ALL EIGHT of the Millennium Development Goals simultaneously crossed a milestone earlier this year – “1000 Days Left.” Or maybe it’s more of a warning sign.
Since the Year 2000 (and those heady days of roboboogie), 189+ nation states have been working to eradicate extreme poverty around the world, prompted by the United Nations. The idea that all people on Earth deserve the most basic human rights – to health, education, shelter and security – which seemed like good, agreeable aim all of a sudden. And certainly more possible in this day and age than any that have preceded it.
Following discussions at an infrequently-held Millennium Summit, the UN proposed eight goals for 2015 – to see that all 6.1 billion (now 7.1 billion) of us gain access to the barest essentials for human dignity:
- Eradicate extreme hunger and poverty – including halving* proportion of those earning less than $1/day
- Achieve universal primary education – yep, for every child worldwide
- Promote gender equality and empower women – eliminating gender disparity in education
- Reduce child mortality – by ⅔* for children under 5
- Improve maternal health – reduce by ¾* the maternal mortality ratio
- Combat HIV/AIDS, Malaria and other diseases – halting the spread and beginning the reverse of the world’s most threatening diseases
- Ensure environmental sustainability – including introducing sustainable policies into governmental law, and halving the proportion of people lacking access to safe drinking water and sanitation
- Develop a global partnership for development – addressing debts, special needs of developing nations, and access to work, essential drugs and technology
(*between 1990 and 2015. Worth noting the UN also set out, within these goals, 18 targets and 48 indicators of success.)
To say the least, these goals are lofty, especially considering the timeframe.
What exactly does nearly 200 countries eradicating poverty in 15 years look like? Well, it’s messy. But recently the UN has been celebrating the effectiveness, to date, of the Millennium Development Goals (MDGs).
“The world has made significant progress in achieving many of the Goals,” notes the timeless Millennium Project website. “Between 1990 and 2002 average overall incomes increased by approximately 21 percent. The number of people in extreme poverty declined by an estimated 130 million 1. Child mortality rates fell from 103 deaths per 1,000 live births a year to 88. Life expectancy rose from 63 years to nearly 65 years. An additional 8 percent of the developing world’s people received access to water. And an additional 15 percent acquired access to improved sanitation services.”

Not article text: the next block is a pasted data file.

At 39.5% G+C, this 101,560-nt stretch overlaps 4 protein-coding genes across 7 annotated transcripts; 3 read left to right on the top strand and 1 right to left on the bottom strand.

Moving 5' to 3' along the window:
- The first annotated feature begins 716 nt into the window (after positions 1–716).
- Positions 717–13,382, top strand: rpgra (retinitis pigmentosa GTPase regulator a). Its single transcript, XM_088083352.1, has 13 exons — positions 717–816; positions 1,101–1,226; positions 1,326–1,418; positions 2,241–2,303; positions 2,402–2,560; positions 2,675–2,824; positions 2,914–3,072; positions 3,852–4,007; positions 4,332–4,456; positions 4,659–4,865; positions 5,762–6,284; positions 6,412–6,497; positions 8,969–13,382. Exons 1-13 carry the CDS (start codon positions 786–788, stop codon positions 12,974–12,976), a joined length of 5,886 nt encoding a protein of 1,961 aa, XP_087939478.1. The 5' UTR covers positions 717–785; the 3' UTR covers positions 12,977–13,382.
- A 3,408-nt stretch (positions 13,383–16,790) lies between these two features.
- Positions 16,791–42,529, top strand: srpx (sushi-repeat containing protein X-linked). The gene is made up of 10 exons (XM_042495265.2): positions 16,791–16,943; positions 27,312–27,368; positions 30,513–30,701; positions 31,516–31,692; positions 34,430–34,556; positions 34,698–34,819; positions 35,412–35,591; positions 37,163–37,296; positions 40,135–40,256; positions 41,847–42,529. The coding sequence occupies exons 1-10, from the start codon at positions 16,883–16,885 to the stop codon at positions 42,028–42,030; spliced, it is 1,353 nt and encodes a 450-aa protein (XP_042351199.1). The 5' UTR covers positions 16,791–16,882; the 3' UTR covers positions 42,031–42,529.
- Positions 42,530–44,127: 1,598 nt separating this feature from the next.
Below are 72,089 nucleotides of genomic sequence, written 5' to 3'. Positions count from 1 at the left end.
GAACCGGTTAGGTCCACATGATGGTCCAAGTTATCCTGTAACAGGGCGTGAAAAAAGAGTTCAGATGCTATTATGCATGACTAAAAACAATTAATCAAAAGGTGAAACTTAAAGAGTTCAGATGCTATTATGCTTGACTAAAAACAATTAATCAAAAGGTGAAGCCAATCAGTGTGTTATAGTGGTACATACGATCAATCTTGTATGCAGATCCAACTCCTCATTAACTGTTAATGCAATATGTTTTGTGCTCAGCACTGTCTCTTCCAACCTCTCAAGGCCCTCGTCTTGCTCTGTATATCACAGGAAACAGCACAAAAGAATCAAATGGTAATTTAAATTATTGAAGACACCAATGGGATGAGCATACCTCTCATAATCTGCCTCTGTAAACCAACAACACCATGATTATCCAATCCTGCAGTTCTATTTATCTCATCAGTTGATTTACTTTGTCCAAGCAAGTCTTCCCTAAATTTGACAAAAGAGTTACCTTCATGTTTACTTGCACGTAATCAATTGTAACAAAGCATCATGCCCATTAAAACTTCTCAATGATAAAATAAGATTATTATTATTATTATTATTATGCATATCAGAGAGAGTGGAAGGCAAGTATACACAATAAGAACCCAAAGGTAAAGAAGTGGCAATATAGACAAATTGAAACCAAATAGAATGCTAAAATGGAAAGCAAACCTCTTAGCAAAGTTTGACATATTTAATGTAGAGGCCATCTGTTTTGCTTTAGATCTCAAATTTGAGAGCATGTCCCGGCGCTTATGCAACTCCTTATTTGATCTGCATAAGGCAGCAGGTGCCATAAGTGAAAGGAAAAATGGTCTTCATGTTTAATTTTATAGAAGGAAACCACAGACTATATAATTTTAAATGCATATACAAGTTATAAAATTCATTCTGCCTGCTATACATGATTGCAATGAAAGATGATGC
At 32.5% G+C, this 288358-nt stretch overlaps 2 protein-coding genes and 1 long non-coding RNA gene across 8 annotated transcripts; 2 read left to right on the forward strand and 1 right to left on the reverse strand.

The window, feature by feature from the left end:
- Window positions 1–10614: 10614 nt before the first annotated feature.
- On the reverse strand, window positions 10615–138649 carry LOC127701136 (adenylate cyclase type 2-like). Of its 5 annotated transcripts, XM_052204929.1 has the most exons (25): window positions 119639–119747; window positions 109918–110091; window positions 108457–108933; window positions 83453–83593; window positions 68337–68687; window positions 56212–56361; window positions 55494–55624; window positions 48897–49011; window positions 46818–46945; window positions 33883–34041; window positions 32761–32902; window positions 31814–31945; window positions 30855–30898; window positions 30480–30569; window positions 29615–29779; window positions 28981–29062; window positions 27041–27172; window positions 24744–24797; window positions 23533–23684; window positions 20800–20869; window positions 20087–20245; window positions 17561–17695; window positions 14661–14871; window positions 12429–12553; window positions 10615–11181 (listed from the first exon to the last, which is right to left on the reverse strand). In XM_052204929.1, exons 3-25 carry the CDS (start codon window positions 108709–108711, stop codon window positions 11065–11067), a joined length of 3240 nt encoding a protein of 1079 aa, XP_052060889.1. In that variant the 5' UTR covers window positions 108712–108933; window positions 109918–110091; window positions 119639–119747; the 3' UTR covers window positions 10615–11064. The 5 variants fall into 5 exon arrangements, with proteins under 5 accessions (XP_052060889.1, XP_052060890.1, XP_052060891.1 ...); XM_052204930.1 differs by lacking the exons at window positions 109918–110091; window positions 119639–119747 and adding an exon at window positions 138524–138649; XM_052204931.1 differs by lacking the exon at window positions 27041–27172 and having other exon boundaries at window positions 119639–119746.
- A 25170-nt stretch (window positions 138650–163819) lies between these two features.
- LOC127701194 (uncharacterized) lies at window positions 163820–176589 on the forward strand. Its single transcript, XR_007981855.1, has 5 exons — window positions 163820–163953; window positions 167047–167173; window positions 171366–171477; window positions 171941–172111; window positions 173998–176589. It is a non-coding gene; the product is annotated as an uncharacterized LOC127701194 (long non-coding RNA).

Progress is being made – woot! But, as the citation itself admits, a lot seems to have been accomplished against the 1990 baseline even before the Goals were created. (And in fact a study released last month challenged whether the MDGs had any effect whatsoever on what could be naturally occurring progress.)
UN Secretary General Ban Ki-moon is unphased by these criticisms.
Secretary General Ban is the most propulsive force behind the MDGs – ambitious, striving, and altogether too cognizant of the extreme difficulties of such a commitment. Still – he urges every UN member to pull all the stops to meet the Goals.
In April, Mr. Ban announced a special 1000-day campaign to close the gap, a call for “accelerated action” to close the development gap. He’s a long-term thinker with a keen eye on the short-term steps needed to get there – an interesting combination that may have grown in part from his childhood living through the Korean war – and the UNs efforts rebuilding the country.
Ban Ki-moon – 1000 Days to the Deadline of MDGs – 2:02
The Secretary General is also quick to note that just because 2015 will come and go, that does not mean our mission as a world is accomplished. Some of the Goals only get us part of the way there…and where do you stop when thinking about how to make the world better anyway??
Just yesterday the UN General Assembly reconvened for its 68th session. The key topic is determining what path to take in the next “development cycle,” after 2015. The Assembly has structured a series of debates and reviews of progress made on the Goals…with of course Ban’s accompanying pleas for collaboration.
In a way, a big way, the Millennium Development Goals have already succeeded, if only for the enormous spotlight they cast on poverty around the world, and bringing this self-awareness to each of the UN’s member nations. The awareness makes all the difference.
The other day a friend posted a photo series showing the bedrooms of slum apartments in Hong Kong. The images were striking, and looking over all the personal items, so carefully arranged in the smallest spaces, I got an intimate sense of how folks half a world away lead their lives. There are real, rural areas in Africa whose clinics don’t have electricity. Afghanistan historically disallowed girls from attending school (though that’s rapidly changing). Beyond our bedrooms is a huge, turbulent world, and the fact that we, as countries and citizens, are driven to improve it is astonishing.
“No one must be left behind,” Ban concludes in the latest MDGs report from July.
“We must continue to build a future of justice and hope, a life of dignity for all.”
Image: The sanitation block at Pele School in Haiti nears completion – delivering on Goal 7 (water and sanitation) to hundreds of students. Photo by Stanley Joseph, Architecture for Humanity